Capital gains tax (CGT) has become a major policy difference between the two main political parties in the lead up to this year’s election, but it’s unlikely to get any air time in the government's 2014 budget this month.
On the one hand, National has clearly given further consideration to a CGT, given comments from the OECD that it’s missing from our arsenal of taxation tools. Still, they have firmly rejected it.
On the other hand, Labour has endorsed their intent to implement a full CGT regime, likely to be based on their policy from the last election. You can expect to see a standard CGT roll out at a concessionary rate of 15% (to deal with the effects of inflation), exemptions for the family home, a likely grandfathering of assets being exempt, if they were acquired before implementation date, and taxation only upon realisation.
If CGT is such a critical weapon to the collection of taxation in New Zealand (which all governments desperately need, including New Zealand’s) and an integral part of market place policy, the question remains: Why isn’t National keen to implement it, starting with this year’s budget?
National have considered the trade-off between the additional complexity to the tax system, the range of quasi-CGT regimes already in place (certain land transactions, international tax regimes and financial arrangement rules to name but a few), and the deferred nature of any potential additional tax revenue collected. They’ve concluded that a full blown CGT regime belongs in the scrap heap for now.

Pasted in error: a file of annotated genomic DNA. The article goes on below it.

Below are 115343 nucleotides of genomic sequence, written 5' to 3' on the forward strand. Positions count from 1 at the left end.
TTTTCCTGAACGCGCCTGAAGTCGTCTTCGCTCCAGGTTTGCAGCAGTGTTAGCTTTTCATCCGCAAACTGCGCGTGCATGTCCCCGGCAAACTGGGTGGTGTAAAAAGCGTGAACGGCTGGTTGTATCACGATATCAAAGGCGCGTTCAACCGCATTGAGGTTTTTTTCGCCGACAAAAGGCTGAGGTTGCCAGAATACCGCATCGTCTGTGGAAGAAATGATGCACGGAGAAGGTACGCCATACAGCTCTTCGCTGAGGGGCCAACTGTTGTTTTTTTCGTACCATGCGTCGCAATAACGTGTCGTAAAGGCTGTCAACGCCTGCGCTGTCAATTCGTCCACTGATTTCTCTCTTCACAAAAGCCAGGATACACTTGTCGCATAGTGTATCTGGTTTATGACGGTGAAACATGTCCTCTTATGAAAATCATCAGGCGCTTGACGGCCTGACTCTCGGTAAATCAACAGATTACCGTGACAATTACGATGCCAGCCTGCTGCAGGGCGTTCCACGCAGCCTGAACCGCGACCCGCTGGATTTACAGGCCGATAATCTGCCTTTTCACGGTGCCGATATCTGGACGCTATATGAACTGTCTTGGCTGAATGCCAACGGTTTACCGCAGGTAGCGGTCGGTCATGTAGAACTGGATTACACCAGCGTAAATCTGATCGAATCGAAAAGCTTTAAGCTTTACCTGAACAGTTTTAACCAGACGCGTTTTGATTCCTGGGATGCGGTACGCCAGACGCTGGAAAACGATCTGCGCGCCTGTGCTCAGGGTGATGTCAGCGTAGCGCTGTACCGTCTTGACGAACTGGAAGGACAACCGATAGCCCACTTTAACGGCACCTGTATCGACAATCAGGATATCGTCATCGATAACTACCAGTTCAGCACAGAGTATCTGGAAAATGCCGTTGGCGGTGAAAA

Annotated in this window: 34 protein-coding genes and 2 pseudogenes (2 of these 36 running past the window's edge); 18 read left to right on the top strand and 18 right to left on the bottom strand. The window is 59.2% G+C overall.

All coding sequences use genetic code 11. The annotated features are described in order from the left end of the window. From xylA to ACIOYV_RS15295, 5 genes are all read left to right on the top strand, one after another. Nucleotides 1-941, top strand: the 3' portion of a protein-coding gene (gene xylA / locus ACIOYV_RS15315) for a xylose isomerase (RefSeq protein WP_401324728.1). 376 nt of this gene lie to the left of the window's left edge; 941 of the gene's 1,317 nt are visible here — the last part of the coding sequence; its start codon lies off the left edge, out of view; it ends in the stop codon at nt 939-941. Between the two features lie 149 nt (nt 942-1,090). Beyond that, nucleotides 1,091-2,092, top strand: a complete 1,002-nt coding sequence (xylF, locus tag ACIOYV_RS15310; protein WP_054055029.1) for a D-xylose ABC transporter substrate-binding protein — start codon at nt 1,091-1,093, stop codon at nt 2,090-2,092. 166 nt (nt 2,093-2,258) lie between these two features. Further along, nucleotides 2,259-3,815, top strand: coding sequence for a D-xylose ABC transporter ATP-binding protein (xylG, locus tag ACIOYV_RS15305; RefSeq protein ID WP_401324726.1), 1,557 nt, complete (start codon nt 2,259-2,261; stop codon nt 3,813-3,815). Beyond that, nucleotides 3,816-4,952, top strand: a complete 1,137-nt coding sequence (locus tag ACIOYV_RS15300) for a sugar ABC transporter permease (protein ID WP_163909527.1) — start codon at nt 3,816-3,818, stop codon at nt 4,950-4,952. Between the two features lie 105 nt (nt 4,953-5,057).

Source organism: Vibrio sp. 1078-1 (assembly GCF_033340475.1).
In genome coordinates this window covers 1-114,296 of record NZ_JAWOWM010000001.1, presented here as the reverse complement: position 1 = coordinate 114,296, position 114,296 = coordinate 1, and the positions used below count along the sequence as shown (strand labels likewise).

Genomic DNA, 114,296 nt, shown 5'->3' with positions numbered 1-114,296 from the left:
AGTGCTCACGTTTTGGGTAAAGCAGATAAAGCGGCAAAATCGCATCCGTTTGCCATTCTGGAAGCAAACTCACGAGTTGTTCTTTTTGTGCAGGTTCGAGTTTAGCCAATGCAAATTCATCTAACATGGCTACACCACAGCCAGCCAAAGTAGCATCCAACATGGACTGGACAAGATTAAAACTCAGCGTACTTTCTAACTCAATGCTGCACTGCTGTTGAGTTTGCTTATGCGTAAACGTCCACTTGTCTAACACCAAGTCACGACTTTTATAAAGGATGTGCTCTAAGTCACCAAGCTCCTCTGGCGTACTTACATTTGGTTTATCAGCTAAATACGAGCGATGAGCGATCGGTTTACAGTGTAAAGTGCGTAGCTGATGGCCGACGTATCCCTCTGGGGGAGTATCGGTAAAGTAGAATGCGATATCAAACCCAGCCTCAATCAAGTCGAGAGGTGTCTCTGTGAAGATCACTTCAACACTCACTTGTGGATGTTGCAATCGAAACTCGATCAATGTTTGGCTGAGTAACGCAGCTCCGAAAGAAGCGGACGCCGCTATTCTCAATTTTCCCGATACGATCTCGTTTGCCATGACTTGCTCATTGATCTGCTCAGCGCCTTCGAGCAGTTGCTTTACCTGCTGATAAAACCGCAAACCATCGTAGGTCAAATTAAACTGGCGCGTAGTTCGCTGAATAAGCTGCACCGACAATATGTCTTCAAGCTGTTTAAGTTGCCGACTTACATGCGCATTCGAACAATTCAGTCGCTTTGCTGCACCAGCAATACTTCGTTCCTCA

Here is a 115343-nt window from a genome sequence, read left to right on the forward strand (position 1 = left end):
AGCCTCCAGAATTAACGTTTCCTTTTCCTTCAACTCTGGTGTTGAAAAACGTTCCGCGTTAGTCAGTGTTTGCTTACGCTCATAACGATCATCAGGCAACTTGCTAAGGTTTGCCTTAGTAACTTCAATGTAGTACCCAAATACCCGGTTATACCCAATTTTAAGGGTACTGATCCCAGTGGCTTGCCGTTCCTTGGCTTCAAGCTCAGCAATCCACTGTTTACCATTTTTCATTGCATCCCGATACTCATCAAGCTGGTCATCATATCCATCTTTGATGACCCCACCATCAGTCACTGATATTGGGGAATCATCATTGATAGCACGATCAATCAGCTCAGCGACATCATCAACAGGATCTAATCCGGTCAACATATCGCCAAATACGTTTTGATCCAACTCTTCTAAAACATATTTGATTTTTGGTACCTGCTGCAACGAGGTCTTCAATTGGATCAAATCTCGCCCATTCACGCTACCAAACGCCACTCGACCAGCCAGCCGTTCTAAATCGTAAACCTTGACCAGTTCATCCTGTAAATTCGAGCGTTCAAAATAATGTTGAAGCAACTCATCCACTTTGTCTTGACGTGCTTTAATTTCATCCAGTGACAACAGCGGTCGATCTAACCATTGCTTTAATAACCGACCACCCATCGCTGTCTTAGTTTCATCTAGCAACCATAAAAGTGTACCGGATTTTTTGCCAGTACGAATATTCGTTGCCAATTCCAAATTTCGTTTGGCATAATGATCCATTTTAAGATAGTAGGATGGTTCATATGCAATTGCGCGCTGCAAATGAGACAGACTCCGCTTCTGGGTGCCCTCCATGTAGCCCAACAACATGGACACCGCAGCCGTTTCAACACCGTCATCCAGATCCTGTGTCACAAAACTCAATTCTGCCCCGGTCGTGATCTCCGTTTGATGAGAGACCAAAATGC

Despite the policy purity, it’s widely recognised that a CGT will only raise revenue of any substance after some years of being in place (estimated at 15 years). One should also read between the lines, that until Inland Revenues First Mainframe computer system is finally upgraded, such a significant policy change would likely be the last straw to a full collapse of the current computer system.
From a Labour perspective, one should also read between the lines. Despite not publicly stating this, CGT is a socialist tax which aims to tax the wealthy who own capital assets. It is, apparently, the panacea for the Auckland housing crisis, in that it will tax all the land speculators (despite the fact that true land speculators are already taxed under the land provisions of other Tax Acts) and transfer investment into productive assets.
The disturbing feature of a CGT policy, which has not been aired by either party, is the negative impact it will have on market behaviour and transactions.
New Zealand seems to be clawing its way out of the economic doldrums. Confidence is high, taxes are being collected and a surplus is being promised in this year’s Budget. The last thing we need is an almighty hand-brake on our markets. A CGT would result in people holding onto their current assets, given their preferential pre-CGT status. Assets would not be sold, until the owner really wanted to quit and shift its protected assets into CGT affected assets.
This would result in a nationwide shortage of supply in the housing market, as people hold on to property, most likely resulting in higher house prices. However, it may lead to an increase in the availability of rental properties, which may have a short term benefit to those looking for accommodation.
Despite Labour stating a CGT would shift resources efficiently into productive assets, businesses would also be subject to CGTs. This would either be levied on the owners of the businesses that are bought or sold, either directly or indirectly on the shares, and on businesses themselves which buy and sell business assets. Productive assets would therefore also be hit, and the same market slowdown would hit productive sector transactions.
And finally, the negative impact on the ease of tax administration should also be acknowledged, given a significant rewrite to our current rules that would be required, and the increased complexity and lack of understanding that would result.
There will be a time and a place for considering the introduction of CGT. However, the negative impact this would have on our current markets, business and our fragile economy mean that now is not the time. So don't expect to see any spectre of a CGT in this year's budget, or any time soon (pending election results later this year).